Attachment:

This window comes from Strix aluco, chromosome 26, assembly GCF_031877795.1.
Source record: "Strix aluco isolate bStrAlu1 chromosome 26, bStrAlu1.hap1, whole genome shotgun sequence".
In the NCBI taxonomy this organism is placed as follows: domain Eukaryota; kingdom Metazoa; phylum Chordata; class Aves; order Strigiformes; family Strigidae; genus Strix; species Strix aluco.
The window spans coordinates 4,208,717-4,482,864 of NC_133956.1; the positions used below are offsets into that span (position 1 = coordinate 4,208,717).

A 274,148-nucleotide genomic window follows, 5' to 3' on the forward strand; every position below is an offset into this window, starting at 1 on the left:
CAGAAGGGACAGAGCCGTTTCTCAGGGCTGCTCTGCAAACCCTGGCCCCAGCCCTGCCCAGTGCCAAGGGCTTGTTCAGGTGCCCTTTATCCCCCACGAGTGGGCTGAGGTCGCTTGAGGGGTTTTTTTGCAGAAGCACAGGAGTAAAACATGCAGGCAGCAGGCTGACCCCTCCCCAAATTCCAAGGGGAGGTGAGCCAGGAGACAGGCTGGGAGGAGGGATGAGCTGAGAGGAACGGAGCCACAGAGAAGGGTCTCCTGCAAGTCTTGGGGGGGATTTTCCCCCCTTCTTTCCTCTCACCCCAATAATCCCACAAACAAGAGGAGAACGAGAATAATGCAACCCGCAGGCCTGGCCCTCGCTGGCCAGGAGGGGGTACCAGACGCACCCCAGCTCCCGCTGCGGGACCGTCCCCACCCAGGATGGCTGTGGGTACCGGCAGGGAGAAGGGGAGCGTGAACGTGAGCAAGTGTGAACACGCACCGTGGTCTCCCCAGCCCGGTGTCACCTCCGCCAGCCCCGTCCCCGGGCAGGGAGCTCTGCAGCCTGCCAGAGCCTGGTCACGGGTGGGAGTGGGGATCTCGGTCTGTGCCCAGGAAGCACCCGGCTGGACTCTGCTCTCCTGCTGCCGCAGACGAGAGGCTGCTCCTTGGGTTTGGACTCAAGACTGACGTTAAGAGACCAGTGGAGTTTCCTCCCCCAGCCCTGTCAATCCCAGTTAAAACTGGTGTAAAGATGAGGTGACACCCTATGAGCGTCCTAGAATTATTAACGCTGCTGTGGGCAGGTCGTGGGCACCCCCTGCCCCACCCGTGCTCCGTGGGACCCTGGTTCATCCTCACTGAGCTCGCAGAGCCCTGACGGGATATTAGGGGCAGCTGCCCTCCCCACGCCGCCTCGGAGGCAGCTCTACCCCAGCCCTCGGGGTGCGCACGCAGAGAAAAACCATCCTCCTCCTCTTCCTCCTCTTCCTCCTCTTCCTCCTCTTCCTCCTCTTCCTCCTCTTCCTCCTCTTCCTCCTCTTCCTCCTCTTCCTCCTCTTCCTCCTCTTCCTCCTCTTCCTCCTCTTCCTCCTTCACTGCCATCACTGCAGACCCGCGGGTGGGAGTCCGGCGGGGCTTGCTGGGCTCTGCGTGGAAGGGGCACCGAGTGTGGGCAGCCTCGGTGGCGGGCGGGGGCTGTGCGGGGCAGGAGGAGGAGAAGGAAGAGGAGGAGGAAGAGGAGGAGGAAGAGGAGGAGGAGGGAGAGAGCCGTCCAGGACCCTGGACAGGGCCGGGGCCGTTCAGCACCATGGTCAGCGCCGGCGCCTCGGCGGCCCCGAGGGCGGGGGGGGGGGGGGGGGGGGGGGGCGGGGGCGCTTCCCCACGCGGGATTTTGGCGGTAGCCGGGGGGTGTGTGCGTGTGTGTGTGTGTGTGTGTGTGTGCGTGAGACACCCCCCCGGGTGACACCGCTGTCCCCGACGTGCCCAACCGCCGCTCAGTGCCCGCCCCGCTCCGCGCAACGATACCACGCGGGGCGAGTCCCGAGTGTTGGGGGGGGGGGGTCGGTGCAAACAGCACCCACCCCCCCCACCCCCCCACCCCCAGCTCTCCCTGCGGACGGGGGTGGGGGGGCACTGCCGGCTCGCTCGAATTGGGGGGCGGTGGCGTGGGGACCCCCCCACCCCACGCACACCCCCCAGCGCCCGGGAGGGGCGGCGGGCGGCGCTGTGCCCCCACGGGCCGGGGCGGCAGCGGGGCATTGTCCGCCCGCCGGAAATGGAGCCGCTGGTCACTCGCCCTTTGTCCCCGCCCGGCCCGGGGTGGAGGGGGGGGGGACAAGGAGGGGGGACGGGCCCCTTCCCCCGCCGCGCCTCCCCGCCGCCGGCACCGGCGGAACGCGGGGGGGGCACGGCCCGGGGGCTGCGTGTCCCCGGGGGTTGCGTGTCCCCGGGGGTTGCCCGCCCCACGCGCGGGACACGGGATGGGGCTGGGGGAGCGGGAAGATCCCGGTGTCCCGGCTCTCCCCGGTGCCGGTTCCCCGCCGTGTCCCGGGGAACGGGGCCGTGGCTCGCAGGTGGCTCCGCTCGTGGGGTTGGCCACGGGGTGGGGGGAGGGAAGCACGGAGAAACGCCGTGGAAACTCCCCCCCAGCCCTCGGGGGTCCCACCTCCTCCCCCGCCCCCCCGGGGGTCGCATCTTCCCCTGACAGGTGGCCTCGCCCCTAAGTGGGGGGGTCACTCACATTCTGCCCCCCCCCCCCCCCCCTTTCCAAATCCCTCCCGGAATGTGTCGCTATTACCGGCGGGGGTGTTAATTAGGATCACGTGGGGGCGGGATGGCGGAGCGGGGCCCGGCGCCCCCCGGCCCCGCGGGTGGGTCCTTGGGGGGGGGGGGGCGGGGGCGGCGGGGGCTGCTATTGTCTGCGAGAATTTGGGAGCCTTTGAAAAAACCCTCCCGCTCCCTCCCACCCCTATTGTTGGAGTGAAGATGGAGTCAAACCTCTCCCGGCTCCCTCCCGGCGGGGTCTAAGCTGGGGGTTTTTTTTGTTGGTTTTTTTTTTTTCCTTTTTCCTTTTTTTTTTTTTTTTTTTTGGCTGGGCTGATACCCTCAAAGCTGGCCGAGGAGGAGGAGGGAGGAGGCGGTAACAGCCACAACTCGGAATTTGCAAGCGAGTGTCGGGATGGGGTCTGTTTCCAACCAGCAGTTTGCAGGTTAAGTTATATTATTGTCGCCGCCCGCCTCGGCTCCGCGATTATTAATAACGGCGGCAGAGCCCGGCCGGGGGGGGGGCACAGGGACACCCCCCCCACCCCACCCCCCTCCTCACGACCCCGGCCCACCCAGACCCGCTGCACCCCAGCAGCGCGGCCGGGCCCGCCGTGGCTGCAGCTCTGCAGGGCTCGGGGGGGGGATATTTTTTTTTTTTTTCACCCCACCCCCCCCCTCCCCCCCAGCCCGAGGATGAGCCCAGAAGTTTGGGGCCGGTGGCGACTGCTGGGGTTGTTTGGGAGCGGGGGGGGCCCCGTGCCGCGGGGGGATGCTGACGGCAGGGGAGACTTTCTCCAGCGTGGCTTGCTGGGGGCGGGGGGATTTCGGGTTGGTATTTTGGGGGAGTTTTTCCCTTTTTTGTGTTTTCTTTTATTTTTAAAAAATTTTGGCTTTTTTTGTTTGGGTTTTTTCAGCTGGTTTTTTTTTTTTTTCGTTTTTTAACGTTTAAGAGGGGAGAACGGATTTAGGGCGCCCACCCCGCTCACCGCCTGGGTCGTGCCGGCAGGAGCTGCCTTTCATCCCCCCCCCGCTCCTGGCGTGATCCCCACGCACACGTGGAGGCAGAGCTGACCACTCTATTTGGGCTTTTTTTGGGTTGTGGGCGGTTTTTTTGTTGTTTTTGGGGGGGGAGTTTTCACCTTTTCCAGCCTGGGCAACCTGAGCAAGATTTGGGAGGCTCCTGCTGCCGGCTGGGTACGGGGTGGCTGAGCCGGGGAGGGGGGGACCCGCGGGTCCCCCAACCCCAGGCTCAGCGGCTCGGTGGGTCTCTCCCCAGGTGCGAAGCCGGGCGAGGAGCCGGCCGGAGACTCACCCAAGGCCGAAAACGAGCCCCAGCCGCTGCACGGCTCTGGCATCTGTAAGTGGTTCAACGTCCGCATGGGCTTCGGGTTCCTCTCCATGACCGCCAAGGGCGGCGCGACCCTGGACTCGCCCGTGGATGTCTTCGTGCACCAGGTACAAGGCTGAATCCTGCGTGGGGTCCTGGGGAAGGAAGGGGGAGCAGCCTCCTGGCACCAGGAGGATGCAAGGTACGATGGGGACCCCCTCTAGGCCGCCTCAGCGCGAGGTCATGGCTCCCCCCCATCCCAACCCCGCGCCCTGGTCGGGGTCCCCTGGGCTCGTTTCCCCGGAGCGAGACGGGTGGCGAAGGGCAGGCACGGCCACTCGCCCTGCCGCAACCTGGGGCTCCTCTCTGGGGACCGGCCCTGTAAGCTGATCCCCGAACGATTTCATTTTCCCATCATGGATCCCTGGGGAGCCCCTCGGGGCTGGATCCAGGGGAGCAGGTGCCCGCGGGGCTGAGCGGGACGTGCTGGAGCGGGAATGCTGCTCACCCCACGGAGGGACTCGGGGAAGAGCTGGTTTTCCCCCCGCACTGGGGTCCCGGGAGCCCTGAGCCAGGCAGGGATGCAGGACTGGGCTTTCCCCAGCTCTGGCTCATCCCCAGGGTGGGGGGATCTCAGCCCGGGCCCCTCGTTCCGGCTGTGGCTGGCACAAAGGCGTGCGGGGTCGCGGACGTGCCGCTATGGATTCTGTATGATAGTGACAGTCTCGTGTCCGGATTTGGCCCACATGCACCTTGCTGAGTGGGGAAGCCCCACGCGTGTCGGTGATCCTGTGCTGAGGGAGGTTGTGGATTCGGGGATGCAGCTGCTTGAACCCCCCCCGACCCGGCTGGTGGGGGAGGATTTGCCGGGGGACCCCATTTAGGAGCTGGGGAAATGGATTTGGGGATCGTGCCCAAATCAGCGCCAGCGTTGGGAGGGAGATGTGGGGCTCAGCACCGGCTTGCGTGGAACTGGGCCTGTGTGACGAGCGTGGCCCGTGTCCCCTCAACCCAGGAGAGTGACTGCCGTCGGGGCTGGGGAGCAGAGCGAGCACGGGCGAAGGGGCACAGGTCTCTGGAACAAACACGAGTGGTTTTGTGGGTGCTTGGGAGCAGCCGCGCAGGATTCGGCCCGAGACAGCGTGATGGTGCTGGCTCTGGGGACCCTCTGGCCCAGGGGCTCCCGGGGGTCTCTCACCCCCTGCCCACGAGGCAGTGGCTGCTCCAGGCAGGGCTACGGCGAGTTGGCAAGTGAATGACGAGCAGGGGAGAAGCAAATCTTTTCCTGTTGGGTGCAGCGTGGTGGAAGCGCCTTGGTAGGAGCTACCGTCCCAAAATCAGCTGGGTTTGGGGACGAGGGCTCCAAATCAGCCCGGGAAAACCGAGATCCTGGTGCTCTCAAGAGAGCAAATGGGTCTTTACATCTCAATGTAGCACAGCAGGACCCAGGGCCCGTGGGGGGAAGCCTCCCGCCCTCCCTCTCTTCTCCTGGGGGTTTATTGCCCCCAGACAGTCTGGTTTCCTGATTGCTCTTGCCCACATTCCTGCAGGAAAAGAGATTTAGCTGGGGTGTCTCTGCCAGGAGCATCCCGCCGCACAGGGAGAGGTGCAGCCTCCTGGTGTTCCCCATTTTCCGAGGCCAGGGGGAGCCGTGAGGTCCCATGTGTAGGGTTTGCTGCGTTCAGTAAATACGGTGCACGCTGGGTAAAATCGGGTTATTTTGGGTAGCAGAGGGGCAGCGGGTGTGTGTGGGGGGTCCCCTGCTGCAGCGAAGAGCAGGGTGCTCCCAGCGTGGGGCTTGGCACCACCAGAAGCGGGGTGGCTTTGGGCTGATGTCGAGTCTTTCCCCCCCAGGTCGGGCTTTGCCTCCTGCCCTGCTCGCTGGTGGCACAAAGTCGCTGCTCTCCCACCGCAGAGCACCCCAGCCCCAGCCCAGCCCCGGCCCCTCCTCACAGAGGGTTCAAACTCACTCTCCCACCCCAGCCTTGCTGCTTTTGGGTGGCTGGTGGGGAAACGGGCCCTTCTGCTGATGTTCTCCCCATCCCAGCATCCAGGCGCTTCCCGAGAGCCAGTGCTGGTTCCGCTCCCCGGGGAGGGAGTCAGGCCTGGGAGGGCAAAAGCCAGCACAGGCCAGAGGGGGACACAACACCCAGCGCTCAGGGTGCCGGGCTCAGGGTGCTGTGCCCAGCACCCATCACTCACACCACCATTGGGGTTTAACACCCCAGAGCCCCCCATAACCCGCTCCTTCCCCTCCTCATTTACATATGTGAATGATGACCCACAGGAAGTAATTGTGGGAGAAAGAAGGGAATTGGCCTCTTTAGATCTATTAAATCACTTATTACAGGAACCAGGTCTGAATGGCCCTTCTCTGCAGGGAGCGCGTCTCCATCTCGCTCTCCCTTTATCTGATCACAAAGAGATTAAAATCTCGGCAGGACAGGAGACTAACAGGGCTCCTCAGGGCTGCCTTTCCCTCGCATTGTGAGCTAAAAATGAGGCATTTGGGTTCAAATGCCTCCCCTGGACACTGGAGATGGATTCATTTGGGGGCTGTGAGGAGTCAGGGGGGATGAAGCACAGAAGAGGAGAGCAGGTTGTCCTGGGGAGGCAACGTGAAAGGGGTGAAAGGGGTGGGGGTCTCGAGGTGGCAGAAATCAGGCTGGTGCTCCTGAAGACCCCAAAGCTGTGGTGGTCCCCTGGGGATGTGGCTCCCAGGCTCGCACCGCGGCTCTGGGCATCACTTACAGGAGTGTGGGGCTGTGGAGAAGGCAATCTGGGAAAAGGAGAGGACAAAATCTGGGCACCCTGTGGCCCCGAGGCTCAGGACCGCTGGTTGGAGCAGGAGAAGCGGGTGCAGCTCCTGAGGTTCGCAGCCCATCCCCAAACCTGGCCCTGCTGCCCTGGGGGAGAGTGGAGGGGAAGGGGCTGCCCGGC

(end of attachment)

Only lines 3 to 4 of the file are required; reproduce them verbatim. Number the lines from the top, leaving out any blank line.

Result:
In the NCBI taxonomy this organism is placed as follows: domain Eukaryota; kingdom Metazoa; phylum Chordata; class Aves; order Strigiformes; family Strigidae; genus Strix; species Strix aluco.
The window spans coordinates 4,208,717-4,482,864 of NC_133956.1; the positions used below are offsets into that span (position 1 = coordinate 4,208,717).